Chapter 13 » 13.19
Quaker recognised bodies
Quakers in Britain, both individually and as a yearly meeting, have long benefitted from the many formal and informal groups which allow and encourage Friends to develop concerns and interests arising from, and strengthening, their experience of Quaker faith. At different times in the past, some of these have been known as special interest groups, or listed informal groups. These, together with many other Quaker trusts and charities, are now known as Quaker recognised bodies.
A Quaker recognised body is an autonomous group through which concerned Friends may share a common interest, seek affirmation or carry out witness. The bodies are seen as arising from Quaker faith, and provide a way in which conviction and witness can be explored and developed outside our formal structures. Being independent, Quaker recognised bodies generally have no right of communication by minute with structures such as Meeting for Sufferings, central committees or Yearly Meeting Agenda Committee.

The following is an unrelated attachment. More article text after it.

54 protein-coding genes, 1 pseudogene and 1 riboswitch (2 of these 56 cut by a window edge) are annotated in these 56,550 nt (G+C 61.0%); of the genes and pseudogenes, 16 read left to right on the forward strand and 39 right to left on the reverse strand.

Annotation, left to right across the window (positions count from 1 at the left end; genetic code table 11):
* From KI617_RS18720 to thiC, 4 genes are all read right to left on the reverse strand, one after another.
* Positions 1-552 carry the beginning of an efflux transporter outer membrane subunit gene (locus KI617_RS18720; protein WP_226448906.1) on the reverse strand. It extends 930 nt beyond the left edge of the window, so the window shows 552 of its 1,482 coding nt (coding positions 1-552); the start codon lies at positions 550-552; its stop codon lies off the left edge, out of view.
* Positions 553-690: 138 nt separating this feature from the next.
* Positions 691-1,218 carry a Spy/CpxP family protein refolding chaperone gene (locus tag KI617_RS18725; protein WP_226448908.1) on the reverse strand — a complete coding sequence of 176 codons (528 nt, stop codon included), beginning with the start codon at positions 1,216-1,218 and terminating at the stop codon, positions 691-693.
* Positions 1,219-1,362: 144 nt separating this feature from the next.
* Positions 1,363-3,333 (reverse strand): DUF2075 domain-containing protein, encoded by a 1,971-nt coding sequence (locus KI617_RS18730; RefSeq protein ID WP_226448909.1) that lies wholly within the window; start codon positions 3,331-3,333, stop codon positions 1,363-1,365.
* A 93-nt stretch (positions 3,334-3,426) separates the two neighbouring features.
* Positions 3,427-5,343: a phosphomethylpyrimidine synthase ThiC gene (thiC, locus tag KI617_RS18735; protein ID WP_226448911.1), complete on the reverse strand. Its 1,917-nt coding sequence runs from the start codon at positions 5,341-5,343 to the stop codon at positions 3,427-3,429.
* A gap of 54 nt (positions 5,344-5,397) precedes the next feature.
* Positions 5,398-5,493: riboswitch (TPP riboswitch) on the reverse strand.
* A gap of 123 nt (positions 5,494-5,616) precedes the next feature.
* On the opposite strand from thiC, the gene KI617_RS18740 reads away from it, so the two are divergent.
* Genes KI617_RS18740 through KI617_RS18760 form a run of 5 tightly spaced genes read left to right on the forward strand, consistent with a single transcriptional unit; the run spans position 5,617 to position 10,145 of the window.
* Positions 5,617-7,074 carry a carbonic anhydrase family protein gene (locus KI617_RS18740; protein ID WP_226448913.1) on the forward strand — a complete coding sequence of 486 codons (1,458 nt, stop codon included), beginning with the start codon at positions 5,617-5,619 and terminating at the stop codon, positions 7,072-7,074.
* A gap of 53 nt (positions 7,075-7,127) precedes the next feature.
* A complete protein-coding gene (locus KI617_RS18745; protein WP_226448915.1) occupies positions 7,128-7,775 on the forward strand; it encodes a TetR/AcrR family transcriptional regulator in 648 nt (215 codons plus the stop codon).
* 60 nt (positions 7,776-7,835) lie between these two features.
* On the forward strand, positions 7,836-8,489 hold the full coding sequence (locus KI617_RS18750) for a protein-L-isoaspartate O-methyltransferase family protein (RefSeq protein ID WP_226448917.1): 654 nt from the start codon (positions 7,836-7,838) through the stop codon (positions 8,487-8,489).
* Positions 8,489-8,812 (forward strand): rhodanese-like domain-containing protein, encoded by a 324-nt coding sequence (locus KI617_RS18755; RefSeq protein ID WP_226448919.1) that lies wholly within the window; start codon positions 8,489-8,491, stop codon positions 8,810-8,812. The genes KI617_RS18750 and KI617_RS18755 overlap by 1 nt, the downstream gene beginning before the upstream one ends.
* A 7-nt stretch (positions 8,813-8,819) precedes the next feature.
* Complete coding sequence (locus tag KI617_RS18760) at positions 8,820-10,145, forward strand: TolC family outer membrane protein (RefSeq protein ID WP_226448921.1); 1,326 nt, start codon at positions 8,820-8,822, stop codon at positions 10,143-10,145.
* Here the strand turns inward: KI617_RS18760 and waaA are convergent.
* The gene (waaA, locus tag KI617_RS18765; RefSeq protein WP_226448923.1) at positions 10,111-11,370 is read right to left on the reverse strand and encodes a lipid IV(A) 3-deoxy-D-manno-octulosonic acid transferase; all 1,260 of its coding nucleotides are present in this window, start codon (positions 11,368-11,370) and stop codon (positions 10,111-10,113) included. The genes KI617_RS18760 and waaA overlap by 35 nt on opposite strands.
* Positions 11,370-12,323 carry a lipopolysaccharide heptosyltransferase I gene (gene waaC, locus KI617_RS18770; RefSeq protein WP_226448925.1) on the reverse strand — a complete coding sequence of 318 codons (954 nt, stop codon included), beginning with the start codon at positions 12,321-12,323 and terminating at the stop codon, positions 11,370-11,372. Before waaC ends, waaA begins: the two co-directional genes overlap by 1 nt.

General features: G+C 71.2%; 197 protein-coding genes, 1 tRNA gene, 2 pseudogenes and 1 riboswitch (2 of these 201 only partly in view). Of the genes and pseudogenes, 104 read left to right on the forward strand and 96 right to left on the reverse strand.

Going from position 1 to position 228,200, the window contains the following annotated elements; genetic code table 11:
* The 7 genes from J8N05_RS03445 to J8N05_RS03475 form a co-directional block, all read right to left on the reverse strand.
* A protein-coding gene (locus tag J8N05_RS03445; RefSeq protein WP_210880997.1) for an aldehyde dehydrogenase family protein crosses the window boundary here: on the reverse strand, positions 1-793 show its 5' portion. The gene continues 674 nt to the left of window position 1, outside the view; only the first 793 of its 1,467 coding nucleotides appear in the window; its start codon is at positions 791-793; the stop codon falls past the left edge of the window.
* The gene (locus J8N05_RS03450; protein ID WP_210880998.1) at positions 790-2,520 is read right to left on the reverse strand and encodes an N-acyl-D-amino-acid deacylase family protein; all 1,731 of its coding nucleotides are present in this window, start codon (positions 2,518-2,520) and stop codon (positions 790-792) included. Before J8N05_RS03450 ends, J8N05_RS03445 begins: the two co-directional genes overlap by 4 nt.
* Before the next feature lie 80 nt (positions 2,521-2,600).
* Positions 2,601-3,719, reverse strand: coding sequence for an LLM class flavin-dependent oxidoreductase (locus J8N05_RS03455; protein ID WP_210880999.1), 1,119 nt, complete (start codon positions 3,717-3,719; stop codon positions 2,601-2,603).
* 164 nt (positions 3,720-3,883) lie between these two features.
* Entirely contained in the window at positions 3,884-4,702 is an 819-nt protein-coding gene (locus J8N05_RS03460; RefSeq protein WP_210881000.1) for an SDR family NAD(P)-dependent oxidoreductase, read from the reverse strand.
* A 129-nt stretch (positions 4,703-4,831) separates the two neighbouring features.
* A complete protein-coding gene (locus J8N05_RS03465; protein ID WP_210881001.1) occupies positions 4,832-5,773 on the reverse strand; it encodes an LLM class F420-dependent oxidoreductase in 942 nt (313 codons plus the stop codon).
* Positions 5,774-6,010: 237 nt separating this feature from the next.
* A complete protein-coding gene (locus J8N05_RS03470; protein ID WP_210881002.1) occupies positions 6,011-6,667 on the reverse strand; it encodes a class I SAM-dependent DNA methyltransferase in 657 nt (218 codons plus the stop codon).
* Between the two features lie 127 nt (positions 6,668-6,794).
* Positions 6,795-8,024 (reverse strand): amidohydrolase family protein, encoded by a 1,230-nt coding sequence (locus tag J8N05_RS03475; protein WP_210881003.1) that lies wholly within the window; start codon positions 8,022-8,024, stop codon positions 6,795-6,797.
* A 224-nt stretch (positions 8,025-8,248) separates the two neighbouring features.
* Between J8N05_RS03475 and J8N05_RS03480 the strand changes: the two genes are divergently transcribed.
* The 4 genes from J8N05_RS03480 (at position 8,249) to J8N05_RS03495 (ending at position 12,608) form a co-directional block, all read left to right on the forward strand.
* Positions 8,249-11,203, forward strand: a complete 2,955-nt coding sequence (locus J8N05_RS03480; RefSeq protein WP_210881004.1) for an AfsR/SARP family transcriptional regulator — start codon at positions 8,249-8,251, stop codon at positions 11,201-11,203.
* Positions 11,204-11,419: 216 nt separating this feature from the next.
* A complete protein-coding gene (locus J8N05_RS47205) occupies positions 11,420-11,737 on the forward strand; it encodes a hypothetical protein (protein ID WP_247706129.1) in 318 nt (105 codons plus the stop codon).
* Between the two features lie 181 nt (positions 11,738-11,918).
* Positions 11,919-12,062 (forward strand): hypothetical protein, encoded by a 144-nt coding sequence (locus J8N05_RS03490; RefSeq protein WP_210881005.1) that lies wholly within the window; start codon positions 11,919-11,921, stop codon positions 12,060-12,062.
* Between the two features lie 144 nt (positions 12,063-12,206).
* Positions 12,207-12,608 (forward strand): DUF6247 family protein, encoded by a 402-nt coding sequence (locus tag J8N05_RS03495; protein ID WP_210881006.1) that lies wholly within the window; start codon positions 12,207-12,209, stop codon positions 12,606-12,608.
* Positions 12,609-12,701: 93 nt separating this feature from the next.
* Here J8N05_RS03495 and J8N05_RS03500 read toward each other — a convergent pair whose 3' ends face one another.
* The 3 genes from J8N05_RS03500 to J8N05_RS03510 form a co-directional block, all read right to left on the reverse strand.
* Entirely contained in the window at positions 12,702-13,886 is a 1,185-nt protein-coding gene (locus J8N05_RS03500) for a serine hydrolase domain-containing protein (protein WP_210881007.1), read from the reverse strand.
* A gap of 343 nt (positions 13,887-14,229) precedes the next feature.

All groups or bodies using the name ‘Quaker’ or ‘Friends’ in their title are reminded of the responsibility to uphold our testimonies, and that care is needed in case the work or witness of the group is understood to be part of the yearly meeting’s corporate activity when it is not.
Details of the following may be obtained from the Recording Clerk: the criteria for and process of recognition, the benefits and responsibilities, and periodic review.